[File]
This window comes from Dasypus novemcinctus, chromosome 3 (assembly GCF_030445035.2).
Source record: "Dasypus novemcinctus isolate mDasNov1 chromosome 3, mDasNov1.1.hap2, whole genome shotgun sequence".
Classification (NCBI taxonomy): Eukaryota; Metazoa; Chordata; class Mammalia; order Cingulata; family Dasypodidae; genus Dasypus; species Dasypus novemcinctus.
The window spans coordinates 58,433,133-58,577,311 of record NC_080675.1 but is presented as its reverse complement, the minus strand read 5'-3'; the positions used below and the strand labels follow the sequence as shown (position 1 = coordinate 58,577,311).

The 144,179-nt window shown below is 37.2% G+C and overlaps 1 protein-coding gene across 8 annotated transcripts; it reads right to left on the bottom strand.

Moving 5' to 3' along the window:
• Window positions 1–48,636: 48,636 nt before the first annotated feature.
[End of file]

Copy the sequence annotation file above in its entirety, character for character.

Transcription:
This window comes from Dasypus novemcinctus, chromosome 3 (assembly GCF_030445035.2).
Source record: "Dasypus novemcinctus isolate mDasNov1 chromosome 3, mDasNov1.1.hap2, whole genome shotgun sequence".
Classification (NCBI taxonomy): Eukaryota; Metazoa; Chordata; class Mammalia; order Cingulata; family Dasypodidae; genus Dasypus; species Dasypus novemcinctus.
The window spans coordinates 58,433,133-58,577,311 of record NC_080675.1 but is presented as its reverse complement, the minus strand read 5'-3'; the positions used below and the strand labels follow the sequence as shown (position 1 = coordinate 58,577,311).

The 144,179-nt window shown below is 37.2% G+C and overlaps 1 protein-coding gene across 8 annotated transcripts; it reads right to left on the bottom strand.

Moving 5' to 3' along the window:
• Window positions 1–48,636: 48,636 nt before the first annotated feature.